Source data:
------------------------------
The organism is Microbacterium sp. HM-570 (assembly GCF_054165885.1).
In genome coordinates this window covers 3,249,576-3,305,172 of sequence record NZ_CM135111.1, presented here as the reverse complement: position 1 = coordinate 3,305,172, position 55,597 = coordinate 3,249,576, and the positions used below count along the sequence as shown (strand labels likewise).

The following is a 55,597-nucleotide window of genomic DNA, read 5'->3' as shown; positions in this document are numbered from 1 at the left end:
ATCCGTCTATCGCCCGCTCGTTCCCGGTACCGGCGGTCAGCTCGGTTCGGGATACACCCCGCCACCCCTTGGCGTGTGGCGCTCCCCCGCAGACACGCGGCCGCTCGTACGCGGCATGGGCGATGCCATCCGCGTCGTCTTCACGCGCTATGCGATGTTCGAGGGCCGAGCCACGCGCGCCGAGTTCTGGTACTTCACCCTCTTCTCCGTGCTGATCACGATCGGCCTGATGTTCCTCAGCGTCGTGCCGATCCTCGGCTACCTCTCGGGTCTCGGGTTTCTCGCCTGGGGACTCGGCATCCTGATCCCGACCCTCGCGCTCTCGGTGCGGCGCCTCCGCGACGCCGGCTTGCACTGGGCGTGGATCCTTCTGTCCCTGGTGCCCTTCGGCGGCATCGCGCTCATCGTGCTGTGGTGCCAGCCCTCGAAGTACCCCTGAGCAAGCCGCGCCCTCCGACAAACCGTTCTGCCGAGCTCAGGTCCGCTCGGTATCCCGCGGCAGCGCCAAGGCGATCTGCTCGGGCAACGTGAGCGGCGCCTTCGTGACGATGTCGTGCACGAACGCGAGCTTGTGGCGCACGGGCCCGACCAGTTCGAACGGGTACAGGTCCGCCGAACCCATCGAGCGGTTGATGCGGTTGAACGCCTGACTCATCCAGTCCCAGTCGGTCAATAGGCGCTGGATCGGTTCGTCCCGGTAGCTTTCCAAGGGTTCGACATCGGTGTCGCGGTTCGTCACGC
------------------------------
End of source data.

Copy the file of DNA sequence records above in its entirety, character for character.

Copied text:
The organism is Microbacterium sp. HM-570 (assembly GCF_054165885.1).
In genome coordinates this window covers 3,249,576-3,305,172 of sequence record NZ_CM135111.1, presented here as the reverse complement: position 1 = coordinate 3,305,172, position 55,597 = coordinate 3,249,576, and the positions used below count along the sequence as shown (strand labels likewise).

The following is a 55,597-nucleotide window of genomic DNA, read 5'->3' as shown; positions in this document are numbered from 1 at the left end:
ATCCGTCTATCGCCCGCTCGTTCCCGGTACCGGCGGTCAGCTCGGTTCGGGATACACCCCGCCACCCCTTGGCGTGTGGCGCTCCCCCGCAGACACGCGGCCGCTCGTACGCGGCATGGGCGATGCCATCCGCGTCGTCTTCACGCGCTATGCGATGTTCGAGGGCCGAGCCACGCGCGCCGAGTTCTGGTACTTCACCCTCTTCTCCGTGCTGATCACGATCGGCCTGATGTTCCTCAGCGTCGTGCCGATCCTCGGCTACCTCTCGGGTCTCGGGTTTCTCGCCTGGGGACTCGGCATCCTGATCCCGACCCTCGCGCTCTCGGTGCGGCGCCTCCGCGACGCCGGCTTGCACTGGGCGTGGATCCTTCTGTCCCTGGTGCCCTTCGGCGGCATCGCGCTCATCGTGCTGTGGTGCCAGCCCTCGAAGTACCCCTGAGCAAGCCGCGCCCTCCGACAAACCGTTCTGCCGAGCTCAGGTCCGCTCGGTATCCCGCGGCAGCGCCAAGGCGATCTGCTCGGGCAACGTGAGCGGCGCCTTCGTGACGATGTCGTGCACGAACGCGAGCTTGTGGCGCACGGGCCCGACCAGTTCGAACGGGTACAGGTCCGCCGAACCCATCGAGCGGTTGATGCGGTTGAACGCCTGACTCATCCAGTCCCAGTCGGTCAATAGGCGCTGGATCGGTTCGTCCCGGTAGCTTTCCAAGGGTTCGACATCGGTGTCGCGGTTCGTCACGC